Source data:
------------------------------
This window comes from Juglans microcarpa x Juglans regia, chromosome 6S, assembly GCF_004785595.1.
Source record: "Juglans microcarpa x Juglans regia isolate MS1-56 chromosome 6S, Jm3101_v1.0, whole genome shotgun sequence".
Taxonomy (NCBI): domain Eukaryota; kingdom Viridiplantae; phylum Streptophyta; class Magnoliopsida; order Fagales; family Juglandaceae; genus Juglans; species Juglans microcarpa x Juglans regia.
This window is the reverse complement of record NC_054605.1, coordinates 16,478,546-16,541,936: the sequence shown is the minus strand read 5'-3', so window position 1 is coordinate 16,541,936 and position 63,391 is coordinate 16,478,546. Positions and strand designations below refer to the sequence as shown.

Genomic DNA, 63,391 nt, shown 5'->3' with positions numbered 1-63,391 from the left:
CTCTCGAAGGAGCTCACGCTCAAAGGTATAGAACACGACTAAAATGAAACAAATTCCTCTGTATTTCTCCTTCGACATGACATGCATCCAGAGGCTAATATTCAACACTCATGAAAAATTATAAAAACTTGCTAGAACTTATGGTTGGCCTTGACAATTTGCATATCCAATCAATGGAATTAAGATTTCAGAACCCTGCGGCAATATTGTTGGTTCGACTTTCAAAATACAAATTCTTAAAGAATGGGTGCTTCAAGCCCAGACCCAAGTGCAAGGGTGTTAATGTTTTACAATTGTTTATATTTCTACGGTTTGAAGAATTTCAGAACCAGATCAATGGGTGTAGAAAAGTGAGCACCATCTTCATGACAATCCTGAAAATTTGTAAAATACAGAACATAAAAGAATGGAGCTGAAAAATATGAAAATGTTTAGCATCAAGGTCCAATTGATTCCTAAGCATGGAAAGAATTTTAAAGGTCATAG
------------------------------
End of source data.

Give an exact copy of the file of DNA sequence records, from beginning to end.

This window comes from Juglans microcarpa x Juglans regia, chromosome 6S, assembly GCF_004785595.1.
Source record: "Juglans microcarpa x Juglans regia isolate MS1-56 chromosome 6S, Jm3101_v1.0, whole genome shotgun sequence".
Taxonomy (NCBI): domain Eukaryota; kingdom Viridiplantae; phylum Streptophyta; class Magnoliopsida; order Fagales; family Juglandaceae; genus Juglans; species Juglans microcarpa x Juglans regia.
This window is the reverse complement of record NC_054605.1, coordinates 16,478,546-16,541,936: the sequence shown is the minus strand read 5'-3', so window position 1 is coordinate 16,541,936 and position 63,391 is coordinate 16,478,546. Positions and strand designations below refer to the sequence as shown.

Genomic DNA, 63,391 nt, shown 5'->3' with positions numbered 1-63,391 from the left:
CTCTCGAAGGAGCTCACGCTCAAAGGTATAGAACACGACTAAAATGAAACAAATTCCTCTGTATTTCTCCTTCGACATGACATGCATCCAGAGGCTAATATTCAACACTCATGAAAAATTATAAAAACTTGCTAGAACTTATGGTTGGCCTTGACAATTTGCATATCCAATCAATGGAATTAAGATTTCAGAACCCTGCGGCAATATTGTTGGTTCGACTTTCAAAATACAAATTCTTAAAGAATGGGTGCTTCAAGCCCAGACCCAAGTGCAAGGGTGTTAATGTTTTACAATTGTTTATATTTCTACGGTTTGAAGAATTTCAGAACCAGATCAATGGGTGTAGAAAAGTGAGCACCATCTTCATGACAATCCTGAAAATTTGTAAAATACAGAACATAAAAGAATGGAGCTGAAAAATATGAAAATGTTTAGCATCAAGGTCCAATTGATTCCTAAGCATGGAAAGAATTTTAAAGGTCATAG